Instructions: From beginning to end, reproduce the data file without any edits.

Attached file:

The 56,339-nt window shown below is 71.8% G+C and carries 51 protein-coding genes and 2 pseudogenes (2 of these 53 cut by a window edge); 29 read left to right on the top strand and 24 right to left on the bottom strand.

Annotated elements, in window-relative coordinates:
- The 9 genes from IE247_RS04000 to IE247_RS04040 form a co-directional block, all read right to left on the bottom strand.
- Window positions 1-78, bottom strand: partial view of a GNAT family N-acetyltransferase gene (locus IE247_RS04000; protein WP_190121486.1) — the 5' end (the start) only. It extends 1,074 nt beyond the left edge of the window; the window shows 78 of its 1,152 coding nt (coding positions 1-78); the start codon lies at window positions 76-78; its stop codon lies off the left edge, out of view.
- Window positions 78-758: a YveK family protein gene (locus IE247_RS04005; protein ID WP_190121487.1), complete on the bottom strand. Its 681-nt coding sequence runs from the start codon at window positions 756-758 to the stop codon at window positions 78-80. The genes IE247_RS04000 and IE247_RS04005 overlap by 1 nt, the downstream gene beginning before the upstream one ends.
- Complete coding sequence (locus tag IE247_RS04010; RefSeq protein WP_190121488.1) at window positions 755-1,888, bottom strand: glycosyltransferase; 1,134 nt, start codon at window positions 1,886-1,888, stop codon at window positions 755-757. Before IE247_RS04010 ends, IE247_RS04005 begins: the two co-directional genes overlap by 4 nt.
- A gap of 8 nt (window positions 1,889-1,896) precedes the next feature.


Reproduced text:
The 56,339-nt window shown below is 71.8% G+C and carries 51 protein-coding genes and 2 pseudogenes (2 of these 53 cut by a window edge); 29 read left to right on the top strand and 24 right to left on the bottom strand.

Annotated elements, in window-relative coordinates:
- The 9 genes from IE247_RS04000 to IE247_RS04040 form a co-directional block, all read right to left on the bottom strand.
- Window positions 1-78, bottom strand: partial view of a GNAT family N-acetyltransferase gene (locus IE247_RS04000; protein WP_190121486.1) — the 5' end (the start) only. It extends 1,074 nt beyond the left edge of the window; the window shows 78 of its 1,152 coding nt (coding positions 1-78); the start codon lies at window positions 76-78; its stop codon lies off the left edge, out of view.
- Window positions 78-758: a YveK family protein gene (locus IE247_RS04005; protein ID WP_190121487.1), complete on the bottom strand. Its 681-nt coding sequence runs from the start codon at window positions 756-758 to the stop codon at window positions 78-80. The genes IE247_RS04000 and IE247_RS04005 overlap by 1 nt, the downstream gene beginning before the upstream one ends.
- Complete coding sequence (locus tag IE247_RS04010; RefSeq protein WP_190121488.1) at window positions 755-1,888, bottom strand: glycosyltransferase; 1,134 nt, start codon at window positions 1,886-1,888, stop codon at window positions 755-757. Before IE247_RS04010 ends, IE247_RS04005 begins: the two co-directional genes overlap by 4 nt.
- A gap of 8 nt (window positions 1,889-1,896) precedes the next feature.